Prime Cuts: Living Waters, Lift High the Name of Jesus, The Lord is My Salvation
Hailed as the Charles Wesley of the 21st Century, Keith and Kristyn Getty have resourced the church's worship with vocabulary that goes beyond a hook and five repeated lines. On the other, the hymns of the Gettys are not old fashioned and jaded, mummified in the musical noirs of the Victorian era. Rather, they are musically engaging and refreshingly contemporary. As a result, churches of both the liturgically-driven as well as the more contemporary ones have embraced the couple's hymns such as "Speak, O Lord," "In Christ Alone," "By Faith," and many others. Now, they are back with their album of new and non-festive material since 2012's "Hymns for the Christian Life."
Other than the presence of 13 newly recorded stellar songs (or 17 if you get their Deluxe Version), this is upscale affair in terms of the number of luminaries who are listed in the album's credits. Produced by live album recording veteran, Nathan Nockels (Passion, Matt Redman, Christy Nockels), the CD features special guests such as Ladysmith Black Mambazo ("O Children Come"), Chris Tomlin ("O Church Arise"). Fernando Ortega ("My Worth is Not in What I Own"), and John Patitucci ("Consider the Stars").
The album's much talked about track is the title cut "Facing a Task Unfinished." The hymn was originally written in 1931 by China Inland Mission (now OMF International) worker Frank Houghton as a call for 200 missionaries to go into the heart of China at a time of turmoil. The Gettys were commissioned by OMF (International) to reinvigorate this hymn by adding a new chorus specifically to invigorate a new generation of congregational singing. The song for those who have not heard is set to the tune of "The Church's One Foundation," and despite the sentimentality of the hymn's context, is the weakest song on the set.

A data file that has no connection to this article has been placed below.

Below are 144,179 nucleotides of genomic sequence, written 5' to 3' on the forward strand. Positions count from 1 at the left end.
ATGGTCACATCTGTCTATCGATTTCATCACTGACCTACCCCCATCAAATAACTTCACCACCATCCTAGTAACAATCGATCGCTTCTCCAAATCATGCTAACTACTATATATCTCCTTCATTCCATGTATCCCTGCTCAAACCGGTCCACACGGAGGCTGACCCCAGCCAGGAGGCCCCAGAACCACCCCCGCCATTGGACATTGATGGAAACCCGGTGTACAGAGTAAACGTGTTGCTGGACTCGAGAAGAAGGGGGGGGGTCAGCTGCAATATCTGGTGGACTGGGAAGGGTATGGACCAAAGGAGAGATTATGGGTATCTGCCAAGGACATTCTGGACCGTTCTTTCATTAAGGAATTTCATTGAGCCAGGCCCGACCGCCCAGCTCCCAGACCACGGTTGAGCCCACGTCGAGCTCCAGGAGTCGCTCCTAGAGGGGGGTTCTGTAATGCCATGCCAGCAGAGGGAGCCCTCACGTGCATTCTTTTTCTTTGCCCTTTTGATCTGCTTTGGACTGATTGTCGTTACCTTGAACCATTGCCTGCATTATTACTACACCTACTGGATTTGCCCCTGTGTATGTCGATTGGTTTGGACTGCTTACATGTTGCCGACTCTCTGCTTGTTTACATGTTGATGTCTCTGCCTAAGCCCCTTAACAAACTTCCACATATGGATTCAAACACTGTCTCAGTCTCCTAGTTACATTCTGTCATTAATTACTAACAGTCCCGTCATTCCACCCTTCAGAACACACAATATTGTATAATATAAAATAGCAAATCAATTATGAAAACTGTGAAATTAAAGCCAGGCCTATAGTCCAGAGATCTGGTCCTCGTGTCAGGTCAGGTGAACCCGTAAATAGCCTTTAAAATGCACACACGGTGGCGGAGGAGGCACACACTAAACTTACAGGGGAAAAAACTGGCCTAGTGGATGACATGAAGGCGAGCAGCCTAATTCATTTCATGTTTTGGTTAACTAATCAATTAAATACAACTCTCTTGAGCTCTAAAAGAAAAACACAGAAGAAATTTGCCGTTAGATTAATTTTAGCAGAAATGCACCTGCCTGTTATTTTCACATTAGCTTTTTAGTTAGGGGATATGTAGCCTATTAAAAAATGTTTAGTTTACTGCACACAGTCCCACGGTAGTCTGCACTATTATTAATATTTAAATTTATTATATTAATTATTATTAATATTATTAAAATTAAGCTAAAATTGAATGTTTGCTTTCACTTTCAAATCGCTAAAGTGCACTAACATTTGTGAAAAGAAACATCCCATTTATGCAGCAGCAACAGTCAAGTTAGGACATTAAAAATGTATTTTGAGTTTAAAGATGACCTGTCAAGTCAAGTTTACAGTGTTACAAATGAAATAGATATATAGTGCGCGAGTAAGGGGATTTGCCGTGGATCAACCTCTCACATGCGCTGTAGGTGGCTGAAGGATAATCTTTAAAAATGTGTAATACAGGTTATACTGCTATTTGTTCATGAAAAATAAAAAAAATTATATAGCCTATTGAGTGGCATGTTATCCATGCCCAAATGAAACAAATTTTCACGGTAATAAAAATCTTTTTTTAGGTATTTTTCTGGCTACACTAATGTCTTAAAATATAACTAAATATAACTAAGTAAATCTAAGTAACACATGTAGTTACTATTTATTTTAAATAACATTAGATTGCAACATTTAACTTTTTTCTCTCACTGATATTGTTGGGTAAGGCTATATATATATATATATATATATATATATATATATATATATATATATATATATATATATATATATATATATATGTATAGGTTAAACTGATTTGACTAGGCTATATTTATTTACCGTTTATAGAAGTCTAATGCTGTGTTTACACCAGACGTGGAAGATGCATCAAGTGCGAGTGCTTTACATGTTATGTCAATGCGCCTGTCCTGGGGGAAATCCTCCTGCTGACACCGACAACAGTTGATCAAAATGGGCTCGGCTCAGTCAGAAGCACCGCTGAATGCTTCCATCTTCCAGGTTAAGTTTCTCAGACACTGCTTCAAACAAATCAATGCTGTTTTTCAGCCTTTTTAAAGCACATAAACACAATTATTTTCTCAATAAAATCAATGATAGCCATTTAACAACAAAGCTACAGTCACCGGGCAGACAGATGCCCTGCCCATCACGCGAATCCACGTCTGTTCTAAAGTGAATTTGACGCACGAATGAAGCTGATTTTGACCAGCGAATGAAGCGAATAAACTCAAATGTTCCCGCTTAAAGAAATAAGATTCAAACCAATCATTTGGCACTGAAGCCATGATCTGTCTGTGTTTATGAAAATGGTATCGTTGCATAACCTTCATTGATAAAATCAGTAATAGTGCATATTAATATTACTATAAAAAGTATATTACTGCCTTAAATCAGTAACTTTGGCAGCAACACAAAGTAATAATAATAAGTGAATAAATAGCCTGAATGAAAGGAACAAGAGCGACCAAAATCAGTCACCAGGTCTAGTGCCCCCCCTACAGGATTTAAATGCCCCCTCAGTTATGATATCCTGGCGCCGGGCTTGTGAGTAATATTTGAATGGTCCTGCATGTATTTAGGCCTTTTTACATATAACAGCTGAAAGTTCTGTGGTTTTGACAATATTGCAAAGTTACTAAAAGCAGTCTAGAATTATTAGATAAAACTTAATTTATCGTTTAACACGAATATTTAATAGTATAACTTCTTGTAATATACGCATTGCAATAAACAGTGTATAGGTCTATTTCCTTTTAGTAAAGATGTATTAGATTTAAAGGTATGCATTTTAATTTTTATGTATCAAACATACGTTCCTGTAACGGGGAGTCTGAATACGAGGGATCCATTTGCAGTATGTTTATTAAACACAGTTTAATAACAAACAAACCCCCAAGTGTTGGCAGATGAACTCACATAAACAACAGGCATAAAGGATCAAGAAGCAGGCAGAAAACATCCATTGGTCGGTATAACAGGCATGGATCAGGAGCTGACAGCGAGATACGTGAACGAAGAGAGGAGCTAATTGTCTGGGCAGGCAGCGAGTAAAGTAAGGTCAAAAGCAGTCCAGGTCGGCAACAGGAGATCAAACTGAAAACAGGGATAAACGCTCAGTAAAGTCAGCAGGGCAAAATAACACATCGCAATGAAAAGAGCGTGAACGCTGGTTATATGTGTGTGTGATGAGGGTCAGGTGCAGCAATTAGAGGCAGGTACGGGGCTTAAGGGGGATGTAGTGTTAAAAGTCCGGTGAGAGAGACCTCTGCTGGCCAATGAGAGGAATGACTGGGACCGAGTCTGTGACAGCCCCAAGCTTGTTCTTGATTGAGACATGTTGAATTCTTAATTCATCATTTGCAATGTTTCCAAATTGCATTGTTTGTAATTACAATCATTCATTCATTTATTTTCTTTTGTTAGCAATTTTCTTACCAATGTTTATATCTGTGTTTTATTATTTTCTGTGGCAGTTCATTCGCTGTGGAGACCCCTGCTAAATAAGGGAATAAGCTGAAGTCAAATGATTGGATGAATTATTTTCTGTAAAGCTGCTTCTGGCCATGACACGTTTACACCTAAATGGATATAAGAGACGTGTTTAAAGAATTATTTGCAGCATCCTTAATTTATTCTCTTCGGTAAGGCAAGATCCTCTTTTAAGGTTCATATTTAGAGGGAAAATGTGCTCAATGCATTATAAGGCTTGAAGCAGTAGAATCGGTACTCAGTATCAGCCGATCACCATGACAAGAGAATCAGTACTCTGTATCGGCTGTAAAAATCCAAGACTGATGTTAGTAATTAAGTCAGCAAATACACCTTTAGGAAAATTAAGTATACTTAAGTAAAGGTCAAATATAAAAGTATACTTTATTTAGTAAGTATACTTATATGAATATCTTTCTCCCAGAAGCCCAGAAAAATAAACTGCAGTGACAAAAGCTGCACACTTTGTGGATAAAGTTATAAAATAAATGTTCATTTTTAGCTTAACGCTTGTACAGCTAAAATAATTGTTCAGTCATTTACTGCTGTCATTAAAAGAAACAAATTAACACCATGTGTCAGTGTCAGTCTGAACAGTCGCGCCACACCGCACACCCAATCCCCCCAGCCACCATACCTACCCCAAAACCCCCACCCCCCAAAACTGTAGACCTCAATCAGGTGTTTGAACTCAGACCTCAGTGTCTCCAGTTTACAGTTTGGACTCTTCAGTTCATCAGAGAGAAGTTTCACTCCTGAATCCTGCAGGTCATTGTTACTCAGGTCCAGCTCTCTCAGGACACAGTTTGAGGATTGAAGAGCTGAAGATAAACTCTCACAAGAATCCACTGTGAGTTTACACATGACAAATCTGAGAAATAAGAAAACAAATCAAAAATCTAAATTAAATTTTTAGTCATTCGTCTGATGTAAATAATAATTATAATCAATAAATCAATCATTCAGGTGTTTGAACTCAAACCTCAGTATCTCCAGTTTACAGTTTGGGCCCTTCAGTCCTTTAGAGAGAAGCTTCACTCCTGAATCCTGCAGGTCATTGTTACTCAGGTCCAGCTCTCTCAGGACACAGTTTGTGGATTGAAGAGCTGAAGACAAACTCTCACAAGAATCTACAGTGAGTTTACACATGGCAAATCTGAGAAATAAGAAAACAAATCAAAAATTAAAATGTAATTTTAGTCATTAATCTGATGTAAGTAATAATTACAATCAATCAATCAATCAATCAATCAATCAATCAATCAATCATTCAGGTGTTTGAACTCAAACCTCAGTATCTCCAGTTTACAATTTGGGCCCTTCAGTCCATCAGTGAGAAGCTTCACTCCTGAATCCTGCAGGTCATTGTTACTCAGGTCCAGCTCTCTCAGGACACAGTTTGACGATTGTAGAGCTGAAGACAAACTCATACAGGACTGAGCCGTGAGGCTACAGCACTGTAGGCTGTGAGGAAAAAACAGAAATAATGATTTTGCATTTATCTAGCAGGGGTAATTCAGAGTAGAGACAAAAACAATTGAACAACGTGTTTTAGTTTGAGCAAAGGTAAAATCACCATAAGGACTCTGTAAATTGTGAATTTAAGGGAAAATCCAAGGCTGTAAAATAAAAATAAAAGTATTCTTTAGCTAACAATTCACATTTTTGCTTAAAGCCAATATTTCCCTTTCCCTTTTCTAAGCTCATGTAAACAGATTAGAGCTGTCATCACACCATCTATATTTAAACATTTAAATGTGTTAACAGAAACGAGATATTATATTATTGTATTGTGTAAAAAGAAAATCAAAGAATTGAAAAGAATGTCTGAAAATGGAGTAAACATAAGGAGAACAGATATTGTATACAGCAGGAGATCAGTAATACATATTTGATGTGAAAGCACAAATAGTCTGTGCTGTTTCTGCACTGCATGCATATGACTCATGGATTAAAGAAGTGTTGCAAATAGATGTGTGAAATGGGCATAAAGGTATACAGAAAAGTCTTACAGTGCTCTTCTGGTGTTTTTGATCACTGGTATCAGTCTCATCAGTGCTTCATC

Much better is their current single "Living Waters." Setting to music the prophecies of Ezekiel and Isaiah fulfilled in Jesus Christ in John 4:14, "Living Waters" is a call to all of us who are thirsty to drink from Jesus. Most valuable is that the song also has an evangelistic thrust beckoning us to "bring our children to the shoreline." If you like Kristyn Getty in her tender momets a la "Speak O Lord," you'd love "The Lord is My Salvation." Capitalizing on their Celtic roots is the danceable "Lift High the Name of Jesus" that boast some delightful clarinet sounds.
Going out on a limp with their most adventurous offering is the African-influenced "O Children Come" which has an extended accapella from Kristyn that is pulverizing. In terms of theological depth, the most meaty contender is "My Worth is Not My Own;" a string-laden ballad about self-surrendered at the foot of the Cross, this track is a must-hear. Not sure why "O Church Arise" (which first appeared in their "In Christ Alone") is reprised again. But this time they have Chris Tomlin on board who doesn't really add too much to this classic.
If you are looking for a worship music that balances depth together with the width of appealing to both the young and old, "Facing a Task Unfinished" is it.
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